I am working on a problem in Berkeley book but it has no solution. I want someone give me comments on my proof.

Here is the problem : Let $\mathcal{F}$ be a uniformly bounded, equicontinuous family of real-valued functions on a metric space $(X,d)$. Prove that $g(x)=\sup\{f(x): f\in\mathcal{F}\}$ is continuous.

Proof : First, we notice that $g(x)=f_j(x)$ for some $f_j\in\mathcal{F}$ and $g(y)=f_k(y)$ for some $f_k\in\mathcal{F}$. Thus we have

\begin{align} g(x)-g(y)&=f_j(x)-f_k(y)\\&=f_j(x)-f_j(y)+f_j(y)-f_k(y)\\&\leq f_j(x)-f_j(y) \quad(\text{since}\,\, f_j(y)\leq f_k(y))\end{align} Since $\mathcal{F}$ is an equicontinuous family, we can make the following inequality arbitrary small

$$|g(x)-g(y)|\leq |f_j(x)-f_j(y)|<\varepsilon$$

It turns out that I did not use the assumption that the family $\mathcal{F}$ is uniform boundedness. Did I miss some details?

Edit: It seems my proof does not work according to the below discussion. Does anyone have the right idea to tackle the problem?

My second attempt: Take $g(x)=p(x)$ and $g(y)=q(y)$ for some real-valued functions $p(x)$ and $q(x)$ on $X$. Let $\delta>0$. Then we have $p(x)-\delta\leq g(x)$. Also, we have $f(y)\leq q(y)$ which implies $-q(y)\leq -f(y).$ Thus we have \begin{align} g(x)-g(y)&=p(x)-q(y)\\&< f(x)+\delta-f(y)\\&\leq f(x)-f(y)\quad(\text{since}\,\,\,\delta\,\,\,\text{is arbitrary}) \end{align} Hence the result follows! Again, this approach I did not use the uniformly bounded family of $\mathcal{F}$!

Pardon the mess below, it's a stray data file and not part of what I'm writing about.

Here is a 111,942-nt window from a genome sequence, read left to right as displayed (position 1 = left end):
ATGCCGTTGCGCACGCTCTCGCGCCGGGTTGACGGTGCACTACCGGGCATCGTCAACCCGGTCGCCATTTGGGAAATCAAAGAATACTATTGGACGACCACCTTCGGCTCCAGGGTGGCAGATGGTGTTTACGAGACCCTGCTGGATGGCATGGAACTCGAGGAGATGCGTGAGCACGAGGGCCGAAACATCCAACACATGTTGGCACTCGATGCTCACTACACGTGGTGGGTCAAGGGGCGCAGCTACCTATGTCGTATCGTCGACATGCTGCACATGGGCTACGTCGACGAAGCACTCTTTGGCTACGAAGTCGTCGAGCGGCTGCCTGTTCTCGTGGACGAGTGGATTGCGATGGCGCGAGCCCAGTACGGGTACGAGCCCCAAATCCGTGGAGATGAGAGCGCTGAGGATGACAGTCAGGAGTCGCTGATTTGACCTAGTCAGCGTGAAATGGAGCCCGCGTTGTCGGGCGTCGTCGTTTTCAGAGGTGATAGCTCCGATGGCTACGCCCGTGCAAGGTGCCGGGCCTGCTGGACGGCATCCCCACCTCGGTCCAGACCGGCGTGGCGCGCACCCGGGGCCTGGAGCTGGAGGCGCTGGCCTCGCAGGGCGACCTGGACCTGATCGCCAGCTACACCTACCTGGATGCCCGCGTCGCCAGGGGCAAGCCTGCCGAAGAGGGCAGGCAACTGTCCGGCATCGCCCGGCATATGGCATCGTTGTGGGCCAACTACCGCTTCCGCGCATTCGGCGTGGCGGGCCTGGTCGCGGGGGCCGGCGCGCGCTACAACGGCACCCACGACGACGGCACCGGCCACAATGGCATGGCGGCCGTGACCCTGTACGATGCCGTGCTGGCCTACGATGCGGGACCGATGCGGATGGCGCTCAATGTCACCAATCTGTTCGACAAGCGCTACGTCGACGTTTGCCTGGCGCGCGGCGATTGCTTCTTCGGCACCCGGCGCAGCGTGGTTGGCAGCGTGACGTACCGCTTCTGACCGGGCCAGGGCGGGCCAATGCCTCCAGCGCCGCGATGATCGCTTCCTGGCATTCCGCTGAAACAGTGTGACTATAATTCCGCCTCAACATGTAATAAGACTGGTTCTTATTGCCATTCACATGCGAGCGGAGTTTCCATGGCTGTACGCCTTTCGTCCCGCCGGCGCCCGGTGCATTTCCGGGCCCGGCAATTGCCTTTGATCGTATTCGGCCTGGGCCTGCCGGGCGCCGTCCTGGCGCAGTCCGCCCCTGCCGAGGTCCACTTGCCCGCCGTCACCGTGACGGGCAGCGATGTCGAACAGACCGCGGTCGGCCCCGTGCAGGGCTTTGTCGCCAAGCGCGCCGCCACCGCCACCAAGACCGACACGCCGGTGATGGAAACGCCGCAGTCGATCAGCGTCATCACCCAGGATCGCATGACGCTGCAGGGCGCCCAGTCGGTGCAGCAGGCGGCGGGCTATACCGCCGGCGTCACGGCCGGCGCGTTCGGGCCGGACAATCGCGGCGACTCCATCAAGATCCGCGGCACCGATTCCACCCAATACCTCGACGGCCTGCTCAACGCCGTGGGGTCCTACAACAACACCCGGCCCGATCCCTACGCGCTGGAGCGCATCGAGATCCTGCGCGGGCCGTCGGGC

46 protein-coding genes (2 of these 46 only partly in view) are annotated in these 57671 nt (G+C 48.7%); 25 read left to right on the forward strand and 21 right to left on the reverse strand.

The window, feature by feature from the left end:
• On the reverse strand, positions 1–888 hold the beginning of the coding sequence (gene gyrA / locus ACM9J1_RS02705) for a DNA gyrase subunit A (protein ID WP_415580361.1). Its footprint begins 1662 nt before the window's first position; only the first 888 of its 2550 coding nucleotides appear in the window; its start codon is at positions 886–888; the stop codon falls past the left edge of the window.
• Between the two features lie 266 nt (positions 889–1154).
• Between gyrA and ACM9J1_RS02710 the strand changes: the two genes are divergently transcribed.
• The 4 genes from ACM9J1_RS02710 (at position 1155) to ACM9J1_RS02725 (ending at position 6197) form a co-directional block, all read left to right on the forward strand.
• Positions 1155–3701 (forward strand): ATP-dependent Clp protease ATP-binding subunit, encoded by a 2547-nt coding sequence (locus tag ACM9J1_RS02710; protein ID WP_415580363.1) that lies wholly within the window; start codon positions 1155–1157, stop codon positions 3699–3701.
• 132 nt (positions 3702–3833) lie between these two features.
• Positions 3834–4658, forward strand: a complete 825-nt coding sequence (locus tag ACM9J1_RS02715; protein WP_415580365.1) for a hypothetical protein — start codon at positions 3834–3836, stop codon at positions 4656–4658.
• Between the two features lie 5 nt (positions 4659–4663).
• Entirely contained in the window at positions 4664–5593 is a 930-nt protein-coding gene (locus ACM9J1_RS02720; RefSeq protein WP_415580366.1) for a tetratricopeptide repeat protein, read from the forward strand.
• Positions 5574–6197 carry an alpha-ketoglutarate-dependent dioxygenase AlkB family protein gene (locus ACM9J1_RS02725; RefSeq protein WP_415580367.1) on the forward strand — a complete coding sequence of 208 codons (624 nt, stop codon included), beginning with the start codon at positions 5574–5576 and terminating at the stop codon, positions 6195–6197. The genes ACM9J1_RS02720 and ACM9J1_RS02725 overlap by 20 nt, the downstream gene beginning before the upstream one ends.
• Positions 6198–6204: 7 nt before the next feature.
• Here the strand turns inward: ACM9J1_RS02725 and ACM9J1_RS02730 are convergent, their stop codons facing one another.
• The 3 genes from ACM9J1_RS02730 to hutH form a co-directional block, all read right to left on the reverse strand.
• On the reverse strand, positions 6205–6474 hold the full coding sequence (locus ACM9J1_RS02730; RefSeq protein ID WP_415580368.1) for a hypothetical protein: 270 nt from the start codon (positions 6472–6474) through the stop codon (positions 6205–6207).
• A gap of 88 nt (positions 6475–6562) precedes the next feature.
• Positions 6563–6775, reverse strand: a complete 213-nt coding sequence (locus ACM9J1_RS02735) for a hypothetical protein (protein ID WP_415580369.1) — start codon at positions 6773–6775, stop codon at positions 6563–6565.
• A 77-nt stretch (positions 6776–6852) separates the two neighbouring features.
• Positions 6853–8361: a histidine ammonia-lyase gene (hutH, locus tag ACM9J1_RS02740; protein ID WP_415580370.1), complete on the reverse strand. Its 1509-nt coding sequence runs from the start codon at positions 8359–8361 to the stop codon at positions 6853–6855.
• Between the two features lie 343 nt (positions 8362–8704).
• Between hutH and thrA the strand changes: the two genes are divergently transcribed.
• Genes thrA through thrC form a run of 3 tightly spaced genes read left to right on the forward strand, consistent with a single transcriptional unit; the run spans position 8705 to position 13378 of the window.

• $\begingroup$ It is not the case that $g(x)=f_j(x)$ for some $f_j\in\mathcal F$. Take the members of $\mathcal F$ to be $f_n(x) = 1-\frac1n$. Then $g(x)=1$ but there is no $f_j\in\mathcal F$ with $f_j(x)=1$. $\endgroup$ – Math1000 Aug 31 '19 at 21:03
  • $\begingroup$ Well ,you're right. It is not necessary that the supremum will be one of those in the family $\mathcal{F}$. Do you have any idea to fix it? $\endgroup$ – Nothingone Aug 31 '19 at 21:06

As pointed out already your proof doesn't work.

By definition of equicontinuity, given $\epsilon >0$, there exists $\delta >0$ such that $|f(x)-f(y)| <\epsilon$ whenever $|x-y| <\delta$ and $f \in \mathcal F$. Hence $f(x) <f(y)+ \epsilon \leq g(y)+\epsilon $. Take supremum over $f$ to get $g(x)<g(y)+\epsilon >0$. Interchange $x$ and $y$ to get $g(y)<g(x)+\epsilon >0$. We have proved that $|g(x)-g(y)| <\epsilon >0$ whenever $|x-y| <\delta$.

  • $\begingroup$ Cool! Just want to clarify, are we applying uniformly bounded of $\mathcal{F}$ when taking the supremum? $\endgroup$ – Nothingone Sep 1 '19 at 4:08
  • $\begingroup$ @Nothingone Boundedness is required only to make sure that $g(x)<\infty$. $\endgroup$ – Kavi Rama Murthy Sep 1 '19 at 4:44

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